Working Toward Wishes: Make-A-Wish Missouri & Kansas

In 1980, Christopher Greicius, an energetic 7-year-old-boy from Arizona, was battling leukemia. He also loved to play policeman and pretend to catch bad guys. On April 29, six members of his community came together to make his dream of becoming a police officer a reality. Little did anyone know that Christopher’s wish would be the beginnings of a movement that would transform the lives of thousands of seriously ill children in 50 countries through the Make-A-Wish Foundation.

Every 20 minutes, a child is diagnosed with a critical illness, according to Make-A-Wish. Since its inception, the nonprofit’s mission has been to grant life-changing wishes to those children. Over the last 44 years, more than 550,000 wishes have been granted worldwide. Going beyond a simple gift or act of generosity, these experiences help families find hope and give recipients the strength to cope with complex medical treatments. One of 59 branches across the country, the local Missouri and Kansas chapter has granted more than 10,000 wishes to kids between the ages of 2 ½ and 18.

The need for wishes in the Missouri and Kansas region is great. Currently, there are an estimated 700 children waiting to have their wishes granted, and more become eligible each year. Children’s requests often include participating in sports or the arts, experiencing their dream careers and having backyard playgrounds built, but the impact reaches much further than that. Children often want to make the world a better place by sharing their interests, and many of them use their wishes to help others in the community.

For every wish Make-A-Wish is able to grant, there are another three that require further financial support to make possible. “Last year, we were able to grant 438 wishes, the most in our chapter’s history,” says Caroline Schmidt, president and CEO of Make-A-Wish Missouri & Kansas. “Our goal for this year is 420 wishes. We know that there is a subset of the population that we are not reaching, and we rely on community support to help those children.”

Earlier this month, Make-A-Wish held its annual Walk for Wishes presented by Spectrum in Forest Park. For more than a decade, the St. Louis Walk for Wishes has been the largest Make-A-Wish walk in the country, helping grant hundreds of wishes for children in the region each year. The fundraising goal for 2024 is $940,000, which will help grant 94 wishes to local children dealing with critical illnesses. “The Walk for Wishes is a way to celebrate the wishes we’ve granted as well as fundraising for those that are still waiting,” Schmidt says. “We’re so grateful that the community comes out to show its support and raise awareness for the cause.”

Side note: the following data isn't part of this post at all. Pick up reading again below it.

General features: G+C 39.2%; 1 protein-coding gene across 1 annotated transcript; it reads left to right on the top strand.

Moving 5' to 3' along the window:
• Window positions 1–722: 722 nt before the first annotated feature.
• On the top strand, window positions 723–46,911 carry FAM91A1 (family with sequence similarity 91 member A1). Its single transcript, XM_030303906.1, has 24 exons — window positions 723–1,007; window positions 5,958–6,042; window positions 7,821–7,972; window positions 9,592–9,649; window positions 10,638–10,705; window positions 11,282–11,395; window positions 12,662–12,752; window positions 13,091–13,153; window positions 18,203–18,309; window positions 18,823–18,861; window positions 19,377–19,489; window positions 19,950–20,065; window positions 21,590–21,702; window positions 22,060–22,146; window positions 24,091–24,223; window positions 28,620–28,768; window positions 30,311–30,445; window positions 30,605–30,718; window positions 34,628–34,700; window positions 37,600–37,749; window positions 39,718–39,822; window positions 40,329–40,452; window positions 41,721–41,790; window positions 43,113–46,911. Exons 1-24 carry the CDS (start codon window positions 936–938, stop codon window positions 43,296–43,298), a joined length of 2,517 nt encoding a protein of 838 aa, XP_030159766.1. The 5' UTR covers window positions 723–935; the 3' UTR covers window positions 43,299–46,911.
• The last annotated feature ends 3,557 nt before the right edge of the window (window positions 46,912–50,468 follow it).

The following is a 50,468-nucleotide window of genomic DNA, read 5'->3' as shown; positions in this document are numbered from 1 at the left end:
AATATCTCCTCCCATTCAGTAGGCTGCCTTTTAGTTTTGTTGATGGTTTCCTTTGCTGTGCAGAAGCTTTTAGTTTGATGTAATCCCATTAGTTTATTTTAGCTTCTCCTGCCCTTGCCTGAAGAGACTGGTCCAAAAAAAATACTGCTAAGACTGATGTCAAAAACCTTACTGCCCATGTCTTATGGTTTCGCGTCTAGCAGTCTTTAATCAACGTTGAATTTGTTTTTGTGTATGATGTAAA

April 29 is World Wish Day, but this year, Make-A-Wish is launching a World Wish Month campaign. “The importance of our mission deserves more than a day,” Schmidt notes. “We want to use the month to really bring it to light.” The nonprofit is inviting people to get involved, with the goal of recruiting 1 million WishMakers before the end of the month. There are a variety of ways individuals can support the mission, including donations, volunteering, sponsorships and advocacy. “Anyone can join to make a difference in the lives of the children we serve,” Schmidt explains. “Our volunteers are the feet on the street—they are the real catalyst for making our mission come full circle.”

According to Make-A-Wish, research shows that children who have wishes granted receive much more than a simple act of kindness. The experience also provides an emotional and physical boost that can help them fight their illness and lead to better health outcomes. The nonprofit reports that 87% of alumni see their wish as a turning point in their treatment, and 99% of doctors say that wishes help families by relieving stress and offering comfort and inspiration during difficult times. “The power of a wish is transformative and life-changing,” Schmidt says. “Our wishes aren’t just nice experiences. They help children build the strength and find the joy needed to battle their illnesses. The experience doesn’t just impact the child but everyone it touches, including the family, medical team and community.”

Since its founding in 1980, Make-A-Wish has granted hundreds of thousands of wishes to critically ill children across the United States. Make-A-Wish Missouri & Kansas alone has made wishes come true for more than 10,000 kids and teens. Pictured on the cover: Wish Kid Adelyn with Caroline Schmidt, president and CEO of Make-A-Wish Missouri & Kansas. To learn more about Make-A-Wish Missouri & Kansas, call 314.205.9474 or visit

Cover design by Julie Streiler
Cover photo by Tim Parker Photography

Photos courtesy of Make-A-Wish Missouri & Kansas

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